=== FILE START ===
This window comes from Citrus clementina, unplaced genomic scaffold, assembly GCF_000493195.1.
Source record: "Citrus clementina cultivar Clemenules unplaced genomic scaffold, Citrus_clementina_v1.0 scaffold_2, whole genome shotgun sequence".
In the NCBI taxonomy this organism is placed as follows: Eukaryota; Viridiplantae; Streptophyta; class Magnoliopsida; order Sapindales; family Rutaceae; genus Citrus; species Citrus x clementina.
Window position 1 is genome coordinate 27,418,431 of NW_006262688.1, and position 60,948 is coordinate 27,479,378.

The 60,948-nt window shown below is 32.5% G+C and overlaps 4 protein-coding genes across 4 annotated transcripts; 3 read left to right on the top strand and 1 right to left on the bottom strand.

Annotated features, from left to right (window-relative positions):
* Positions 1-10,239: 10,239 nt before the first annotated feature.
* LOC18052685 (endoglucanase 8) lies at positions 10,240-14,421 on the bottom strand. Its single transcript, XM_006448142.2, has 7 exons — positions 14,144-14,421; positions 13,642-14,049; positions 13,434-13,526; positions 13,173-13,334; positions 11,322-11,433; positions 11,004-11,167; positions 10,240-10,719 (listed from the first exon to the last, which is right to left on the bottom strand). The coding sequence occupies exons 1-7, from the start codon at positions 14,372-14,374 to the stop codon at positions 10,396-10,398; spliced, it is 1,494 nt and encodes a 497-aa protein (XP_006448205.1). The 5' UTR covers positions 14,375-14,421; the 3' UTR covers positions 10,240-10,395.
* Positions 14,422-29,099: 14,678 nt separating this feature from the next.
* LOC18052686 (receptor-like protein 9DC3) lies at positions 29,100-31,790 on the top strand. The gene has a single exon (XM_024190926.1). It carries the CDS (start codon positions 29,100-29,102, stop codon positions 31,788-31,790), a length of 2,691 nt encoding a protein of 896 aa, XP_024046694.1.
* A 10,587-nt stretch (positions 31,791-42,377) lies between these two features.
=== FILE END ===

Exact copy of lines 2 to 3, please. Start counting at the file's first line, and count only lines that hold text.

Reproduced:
Source record: "Citrus clementina cultivar Clemenules unplaced genomic scaffold, Citrus_clementina_v1.0 scaffold_2, whole genome shotgun sequence".
In the NCBI taxonomy this organism is placed as follows: Eukaryota; Viridiplantae; Streptophyta; class Magnoliopsida; order Sapindales; family Rutaceae; genus Citrus; species Citrus x clementina.